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From Christopher Lenz <cml...@gmx.de>
Subject Re: Call for objections releasing 0.10
Date Wed, 16 Sep 2009 07:23:23 GMT
Hey Curt,

On 16.09.2009, at 07:38, Curt Arnold wrote:
> The spec appears to be walking a fine line with respecting behavior  
> of some HTTP 1.0 caches that treated expires in the past as  
> equivalent to no-cache.   See section 14.9.3, where HTTP 1.1 caches  
> are instructed to assume no-cache if they see an Expires date in the  
> past without a Cache-Control header.  CouchDB does send a Cache- 
> Control, so we would not be affected by that.
>
> Within RFC 2616, the description of the treatment of "Expires 0",  
> the note in section 14.9.3 and section 14.18.1, all seem to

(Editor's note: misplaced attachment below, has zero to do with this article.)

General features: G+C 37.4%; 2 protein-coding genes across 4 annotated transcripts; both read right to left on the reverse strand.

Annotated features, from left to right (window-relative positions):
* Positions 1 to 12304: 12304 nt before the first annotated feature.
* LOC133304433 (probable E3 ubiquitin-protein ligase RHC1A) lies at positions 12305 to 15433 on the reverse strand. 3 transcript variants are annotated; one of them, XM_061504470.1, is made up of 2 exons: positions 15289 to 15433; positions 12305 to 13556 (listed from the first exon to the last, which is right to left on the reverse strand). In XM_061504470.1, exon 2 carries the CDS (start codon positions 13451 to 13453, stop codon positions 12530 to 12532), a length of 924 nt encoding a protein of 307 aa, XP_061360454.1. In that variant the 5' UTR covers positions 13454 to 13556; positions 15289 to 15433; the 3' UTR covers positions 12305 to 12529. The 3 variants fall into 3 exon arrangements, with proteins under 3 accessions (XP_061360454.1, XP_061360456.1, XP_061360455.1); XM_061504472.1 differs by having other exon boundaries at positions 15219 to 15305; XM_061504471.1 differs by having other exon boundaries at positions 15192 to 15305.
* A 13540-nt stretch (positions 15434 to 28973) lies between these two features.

> acknowledge the use of Expires in the long past.  RFC 2109 had this  
> quote that indicated that at least in 1997, having a fixed Expires  
> date in the past was a common pattern.
[snip]
> In my testing (as mentioned in the bug report), max-age=0 was  
> insufficient to prevent stale requests if subsequent reads occurred  
> within the same second.  I have not tested Expires == Date, but I  
> think there is a possibility that some clients might still have a  
> window where you can get stale depending on the client.  Setting max- 
> age=0 is clearly within the spec and would likely reduce the user  
> experiences of conflicts due to stale data, but would not be  
> sufficient to get the unit tests to work unless you added explicit  
> waits.

Doh, you're right, and I got the role of the Expires header wrong.  
I've reopened the issue.

I don't have time for testing whether this actually works as you  
describe across all the major user agents. But as long as we're doing  
the right thing with respect to the HTTP spec, I think this is the way  
to go.

So, I stand corrected and retract my -1, and everything else I said  
based on my incorrect assertion :P

Cheers,
--
Christopher Lenz
   cmlenz at gmx.de
   http://www.cmlenz.net/



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